Monday, November 1, 2010

Halloween...when faeries turn into witches!

My little Autumn faery turned into a witch for a Halloween birthday party on Saturday.  She specifically wanted to be a 'kitchen witch' so I made her a little apron (with a pocket to keep her glowing eyeball in...eeek!), and a raggedy patched skirt.  Littlest faery wasn't going to a party but wanted the same, so that meant two of everything!

I'm in two minds about this whole Halloween thing.  While the IDEA of Halloween appeals to me immensely, it just ISN'T something Australians have ever celebrated, and as it's a seasonal holiday it's entirely illogical to be celebrating it in Spring anyway.  But commercialisation has taken over and where once we only encountered it in movies and books from the US, now every shop here has all manner of Halloween junk to sell (I managed to rein in the excitement of the small people and limit them to a hat, a broom, and a skull necklace each...oh, and the aforementioned glowing eyeball).  Most of it is really nothing more than instant landfill.  I've noticed the same thing happening with Easter and St Patrick's day.  Easter was once a time when you bought chocolate eggs...and that was about it.  Now you can go completely overboard and decorate your entire house with life size (or rather 'human size') Easter Bunnies, chickens, banners, easter egg 'trees' and ornaments and God knows what else.  And come St Pat's day, it's all green glitter bowler hats and leprechaun costumes.  No sooner is one holiday over, than they roll out all the stuff for the next one.  I don't have a problem with special, meaningful holidays...I love them, but these are being stripped of all true meaning.  I'm sure there must be someone somewhere as we speak, trying to come up with a new holiday that will require decorations and cards and gifts etc, for the middle of the year, it seems to be the only bit left that isn't already tied up.  Now that Halloween is out of the way, Christmas will take over...which usually means that by the time Christmas actually gets here I am thoroughly sick of it!  I have this dream to one day take my whole family away for Christmas, somewhere in the northern hemisphere where it will be cold and snowy, but somewhere that Christmas hasn't been entirely ruined by months of muzak carols in shopping centres, plastic Santa Claus' scaring me out of my wits by yelling Ho Ho Ho at me as I pass by them, impossible-to-avoid Christmas buy buy buy advertising, and people going nuts trying to buy the biggest, the best, the most expensive whatever-it-is and putting themselves into debt for the whole next year.  I don't suppose such a place actually exists, but I live in hope.  I love Christmas, but I hate what it's become...a 3 month retail orgy to convince as many people as possible to part with money they haven't got, to buy stuff they don't need.  I want a REAL Christmas!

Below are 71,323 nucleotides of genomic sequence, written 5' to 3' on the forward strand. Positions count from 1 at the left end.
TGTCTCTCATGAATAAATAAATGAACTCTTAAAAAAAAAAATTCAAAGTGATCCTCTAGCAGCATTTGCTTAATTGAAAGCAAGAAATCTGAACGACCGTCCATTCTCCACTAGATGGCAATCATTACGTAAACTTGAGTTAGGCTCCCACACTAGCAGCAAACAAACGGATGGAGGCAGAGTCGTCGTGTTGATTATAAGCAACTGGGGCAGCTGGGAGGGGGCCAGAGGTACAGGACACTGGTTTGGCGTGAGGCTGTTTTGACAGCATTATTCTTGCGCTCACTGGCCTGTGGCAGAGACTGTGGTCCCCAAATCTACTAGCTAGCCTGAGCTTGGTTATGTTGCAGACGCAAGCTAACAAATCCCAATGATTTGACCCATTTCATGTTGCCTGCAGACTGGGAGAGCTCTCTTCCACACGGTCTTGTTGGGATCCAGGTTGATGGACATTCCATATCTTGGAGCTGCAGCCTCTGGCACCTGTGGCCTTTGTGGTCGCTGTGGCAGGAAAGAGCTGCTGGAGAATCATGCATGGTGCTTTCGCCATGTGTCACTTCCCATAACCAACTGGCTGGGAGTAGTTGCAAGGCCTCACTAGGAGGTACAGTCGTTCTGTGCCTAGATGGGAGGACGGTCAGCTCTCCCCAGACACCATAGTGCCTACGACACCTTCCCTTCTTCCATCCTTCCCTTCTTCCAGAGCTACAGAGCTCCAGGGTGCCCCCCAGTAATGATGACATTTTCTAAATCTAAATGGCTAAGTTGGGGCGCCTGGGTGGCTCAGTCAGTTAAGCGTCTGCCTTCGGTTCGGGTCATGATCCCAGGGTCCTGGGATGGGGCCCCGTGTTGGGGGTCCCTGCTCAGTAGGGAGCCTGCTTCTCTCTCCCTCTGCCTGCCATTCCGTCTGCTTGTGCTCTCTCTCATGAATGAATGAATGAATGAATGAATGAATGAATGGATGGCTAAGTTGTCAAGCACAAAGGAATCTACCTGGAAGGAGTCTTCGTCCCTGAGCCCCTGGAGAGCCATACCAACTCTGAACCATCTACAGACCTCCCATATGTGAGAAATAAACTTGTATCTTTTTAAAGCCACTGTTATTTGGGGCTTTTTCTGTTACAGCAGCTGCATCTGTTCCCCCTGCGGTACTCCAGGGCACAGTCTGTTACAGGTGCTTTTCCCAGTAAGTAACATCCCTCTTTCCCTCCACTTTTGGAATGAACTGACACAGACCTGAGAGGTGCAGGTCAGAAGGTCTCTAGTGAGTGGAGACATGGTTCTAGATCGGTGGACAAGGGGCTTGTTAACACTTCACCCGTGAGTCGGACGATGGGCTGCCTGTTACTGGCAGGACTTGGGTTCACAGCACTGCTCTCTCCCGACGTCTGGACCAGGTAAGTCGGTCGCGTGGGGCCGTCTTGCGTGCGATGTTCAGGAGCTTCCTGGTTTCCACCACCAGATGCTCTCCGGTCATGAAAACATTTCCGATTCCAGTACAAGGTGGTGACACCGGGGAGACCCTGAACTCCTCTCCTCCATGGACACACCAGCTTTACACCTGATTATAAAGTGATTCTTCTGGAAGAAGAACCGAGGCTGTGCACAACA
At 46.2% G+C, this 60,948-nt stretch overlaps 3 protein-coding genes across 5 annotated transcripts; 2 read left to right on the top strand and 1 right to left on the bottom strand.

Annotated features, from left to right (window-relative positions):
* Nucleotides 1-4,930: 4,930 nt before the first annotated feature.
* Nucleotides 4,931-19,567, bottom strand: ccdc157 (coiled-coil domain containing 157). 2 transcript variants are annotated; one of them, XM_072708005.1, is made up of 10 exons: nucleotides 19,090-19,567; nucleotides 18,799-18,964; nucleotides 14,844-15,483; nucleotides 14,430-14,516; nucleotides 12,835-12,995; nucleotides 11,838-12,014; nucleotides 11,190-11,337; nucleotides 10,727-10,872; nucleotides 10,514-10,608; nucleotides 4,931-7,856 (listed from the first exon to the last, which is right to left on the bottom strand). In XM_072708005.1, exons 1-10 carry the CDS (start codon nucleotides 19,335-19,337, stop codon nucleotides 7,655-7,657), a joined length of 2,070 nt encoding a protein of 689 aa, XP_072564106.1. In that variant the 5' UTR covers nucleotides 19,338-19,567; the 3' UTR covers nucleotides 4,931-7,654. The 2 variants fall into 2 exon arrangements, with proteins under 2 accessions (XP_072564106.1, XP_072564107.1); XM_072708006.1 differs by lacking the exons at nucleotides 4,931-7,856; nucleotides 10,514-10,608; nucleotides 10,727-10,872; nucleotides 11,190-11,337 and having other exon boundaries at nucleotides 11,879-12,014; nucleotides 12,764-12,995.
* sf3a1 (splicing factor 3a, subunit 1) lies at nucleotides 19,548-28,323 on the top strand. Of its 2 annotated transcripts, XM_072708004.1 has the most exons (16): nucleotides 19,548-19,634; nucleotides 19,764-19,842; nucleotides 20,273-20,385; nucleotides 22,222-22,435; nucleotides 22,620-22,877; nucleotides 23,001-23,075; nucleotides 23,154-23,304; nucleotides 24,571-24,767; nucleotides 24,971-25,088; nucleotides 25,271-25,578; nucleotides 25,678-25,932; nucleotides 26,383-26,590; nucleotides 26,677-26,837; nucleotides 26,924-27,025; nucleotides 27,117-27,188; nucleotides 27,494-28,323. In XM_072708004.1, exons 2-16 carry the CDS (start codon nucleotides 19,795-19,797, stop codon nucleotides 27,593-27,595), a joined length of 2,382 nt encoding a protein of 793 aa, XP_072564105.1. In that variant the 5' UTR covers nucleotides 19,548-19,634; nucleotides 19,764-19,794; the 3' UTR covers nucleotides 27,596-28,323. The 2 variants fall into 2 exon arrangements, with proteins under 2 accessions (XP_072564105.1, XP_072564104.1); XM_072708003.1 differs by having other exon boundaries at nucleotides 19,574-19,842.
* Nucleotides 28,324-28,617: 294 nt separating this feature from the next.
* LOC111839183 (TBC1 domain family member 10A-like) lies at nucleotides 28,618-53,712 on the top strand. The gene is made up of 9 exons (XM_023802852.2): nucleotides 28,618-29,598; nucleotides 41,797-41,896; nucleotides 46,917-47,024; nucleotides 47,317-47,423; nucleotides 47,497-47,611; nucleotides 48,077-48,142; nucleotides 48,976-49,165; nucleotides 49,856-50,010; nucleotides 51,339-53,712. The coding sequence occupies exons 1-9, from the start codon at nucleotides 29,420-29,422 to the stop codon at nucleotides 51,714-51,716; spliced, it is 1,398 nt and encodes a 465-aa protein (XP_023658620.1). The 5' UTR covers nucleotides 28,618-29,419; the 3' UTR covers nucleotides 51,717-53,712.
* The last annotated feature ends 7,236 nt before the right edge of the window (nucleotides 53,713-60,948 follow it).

Oh dear...I'm probably sounding rather like Scrooge by now...Bah Humbug!


WOL said...

No, actually, you took the words right out of my mouth -- and said them a lot better, too.

Unknown said...

We had a lovely peaceful time celebrating Beltane..which is the time between Spring solstice and Summer solstice..and it is so meaningful to celebrate the season. Halloween should be in April in NZ. I am loving learning about this. I agree with you fully.

Beth Niquette said...

I think it is fun to think of Halloween in Spring. It is hard to imagine it with flowers and blossoms, instead of fall colors and seasonal cold.

What a thoughtful well-written post. I feel much the same as you--I loved the part about the plastic santas! lol

I would love to go to Alaska for Christmas someday--where when it is cold is snows instead of sogging. Here in Oregon--and especially here in the lower elevations, near the river as we are, we don't get much snow.

I would love to have enough snow to build a snowman this winter--but alas, that is a dream which may not ever come true. lol

Have a great week!

Valerianna said...

I hear you. For me, one of my most sacred holidays is now suppose to be candy, scary and full of blood and gore. My community celebrates more quietly than the large towns. Some motivated folks carve a TON of pumpkins and places them on stones in the river and along the banks and bridge. Someone goes out for a few nights in a row and lights them all. I love it.

Maybe some Winter Solstice you'll find your way here to walk in the silent woods, cold and very snowy, to our forest circle where Grandmother Winter welcomes you and spins tales of stones and bones and reminds you that she births the light in the midst of the deepest dark. Then a circle dance in the with bells and candles calling back the dark.

Wasn't intending such a long comment! I avoid malls, shut off the radio, and listen to what the trees. But, easy for me, I don't have kids....

Valerianna said...

Woops, I mean calling back the LIGHT!

Art by Katalin said...

I totally agree with you. Commercialization is a global problem...countries and cultures that has nothing to do with celebrating it or at least they trying to copy the Us. Like my country of origin, Hungary,..I've never even heard of Halloween and trick-or-treating while growing up.We celebrated(and still celebrate)Day of the a candle for our loved ones in the cemetery. Sometimes I wonder..why countries with old history and rich cultures has to take up traditions of other countries!?
It makes me sad that holidays lost their meanings and that my children can't experience the magic of Christmas the way I did when I was a child. I also hate what it's become....I'm just trying to close it out as much as possible :(

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